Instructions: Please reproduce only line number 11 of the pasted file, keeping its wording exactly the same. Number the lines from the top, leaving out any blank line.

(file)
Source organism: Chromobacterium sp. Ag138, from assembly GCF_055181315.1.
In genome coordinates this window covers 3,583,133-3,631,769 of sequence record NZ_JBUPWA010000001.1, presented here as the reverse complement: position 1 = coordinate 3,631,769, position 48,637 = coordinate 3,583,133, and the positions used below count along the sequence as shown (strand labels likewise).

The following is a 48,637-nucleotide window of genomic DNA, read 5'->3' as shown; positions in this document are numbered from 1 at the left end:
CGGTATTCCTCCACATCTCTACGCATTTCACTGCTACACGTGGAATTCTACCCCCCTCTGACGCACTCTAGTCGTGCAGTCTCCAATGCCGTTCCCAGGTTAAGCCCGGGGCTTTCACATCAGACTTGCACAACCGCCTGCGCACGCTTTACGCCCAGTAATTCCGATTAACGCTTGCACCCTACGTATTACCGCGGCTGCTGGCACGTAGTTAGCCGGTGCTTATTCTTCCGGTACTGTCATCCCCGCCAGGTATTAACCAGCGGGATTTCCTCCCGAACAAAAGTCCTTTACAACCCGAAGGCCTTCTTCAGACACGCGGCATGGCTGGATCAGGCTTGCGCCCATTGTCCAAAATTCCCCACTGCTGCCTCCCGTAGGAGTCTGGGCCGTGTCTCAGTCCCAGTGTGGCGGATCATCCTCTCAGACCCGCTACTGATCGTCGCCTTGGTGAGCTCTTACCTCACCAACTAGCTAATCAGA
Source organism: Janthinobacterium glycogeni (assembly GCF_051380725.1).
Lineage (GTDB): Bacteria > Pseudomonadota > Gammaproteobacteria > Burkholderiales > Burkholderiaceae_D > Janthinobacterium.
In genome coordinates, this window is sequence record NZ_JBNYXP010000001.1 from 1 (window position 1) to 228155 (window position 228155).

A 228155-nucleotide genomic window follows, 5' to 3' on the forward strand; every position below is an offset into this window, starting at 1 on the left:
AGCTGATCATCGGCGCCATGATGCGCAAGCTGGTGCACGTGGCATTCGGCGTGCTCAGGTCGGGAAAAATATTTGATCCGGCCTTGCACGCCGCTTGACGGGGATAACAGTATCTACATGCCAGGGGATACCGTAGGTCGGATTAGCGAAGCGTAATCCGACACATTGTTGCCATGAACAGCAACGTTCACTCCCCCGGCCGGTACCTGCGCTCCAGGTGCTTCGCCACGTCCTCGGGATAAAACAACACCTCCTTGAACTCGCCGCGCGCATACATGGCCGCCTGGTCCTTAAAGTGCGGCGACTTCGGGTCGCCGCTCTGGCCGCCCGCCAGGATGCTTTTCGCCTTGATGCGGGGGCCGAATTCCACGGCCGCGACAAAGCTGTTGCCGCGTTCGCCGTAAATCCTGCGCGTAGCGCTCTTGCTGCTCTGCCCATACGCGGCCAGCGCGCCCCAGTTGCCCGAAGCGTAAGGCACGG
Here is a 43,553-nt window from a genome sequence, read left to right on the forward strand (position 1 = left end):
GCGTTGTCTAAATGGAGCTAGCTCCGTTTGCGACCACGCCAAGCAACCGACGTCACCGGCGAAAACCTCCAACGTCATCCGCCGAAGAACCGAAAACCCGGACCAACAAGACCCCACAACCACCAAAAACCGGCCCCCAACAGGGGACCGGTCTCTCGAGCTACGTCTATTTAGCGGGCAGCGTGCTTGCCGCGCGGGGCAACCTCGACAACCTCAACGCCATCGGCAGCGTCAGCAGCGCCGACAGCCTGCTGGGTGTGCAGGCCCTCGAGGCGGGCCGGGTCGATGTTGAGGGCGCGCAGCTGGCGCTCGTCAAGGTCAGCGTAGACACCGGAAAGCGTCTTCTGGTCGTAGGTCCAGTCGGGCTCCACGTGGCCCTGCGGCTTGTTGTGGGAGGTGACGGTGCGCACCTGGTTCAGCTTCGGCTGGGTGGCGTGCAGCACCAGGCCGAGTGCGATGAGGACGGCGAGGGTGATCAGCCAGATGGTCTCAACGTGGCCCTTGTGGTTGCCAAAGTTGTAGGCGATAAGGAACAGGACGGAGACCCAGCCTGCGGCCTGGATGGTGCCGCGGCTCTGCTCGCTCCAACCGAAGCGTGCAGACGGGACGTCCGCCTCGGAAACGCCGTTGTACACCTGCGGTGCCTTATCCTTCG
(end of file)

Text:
GCGTTGTCTAAATGGAGCTAGCTCCGTTTGCGACCACGCCAAGCAACCGACGTCACCGGCGAAAACCTCCAACGTCATCCGCCGAAGAACCGAAAACCCGGACCAACAAGACCCCACAACCACCAAAAACCGGCCCCCAACAGGGGACCGGTCTCTCGAGCTACGTCTATTTAGCGGGCAGCGTGCTTGCCGCGCGGGGCAACCTCGACAACCTCAACGCCATCGGCAGCGTCAGCAGCGCCGACAGCCTGCTGGGTGTGCAGGCCCTCGAGGCGGGCCGGGTCGATGTTGAGGGCGCGCAGCTGGCGCTCGTCAAGGTCAGCGTAGACACCGGAAAGCGTCTTCTGGTCGTAGGTCCAGTCGGGCTCCACGTGGCCCTGCGGCTTGTTGTGGGAGGTGACGGTGCGCACCTGGTTCAGCTTCGGCTGGGTGGCGTGCAGCACCAGGCCGAGTGCGATGAGGACGGCGAGGGTGATCAGCCAGATGGTCTCAACGTGGCCCTTGTGGTTGCCAAAGTTGTAGGCGATAAGGAACAGGACGGAGACCCAGCCTGCGGCCTGGATGGTGCCGCGGCTCTGCTCGCTCCAACCGAAGCGTGCAGACGGGACGTCCGCCTCGGAAACGCCGTTGTACACCTGCGGTGCCTTATCCTTCG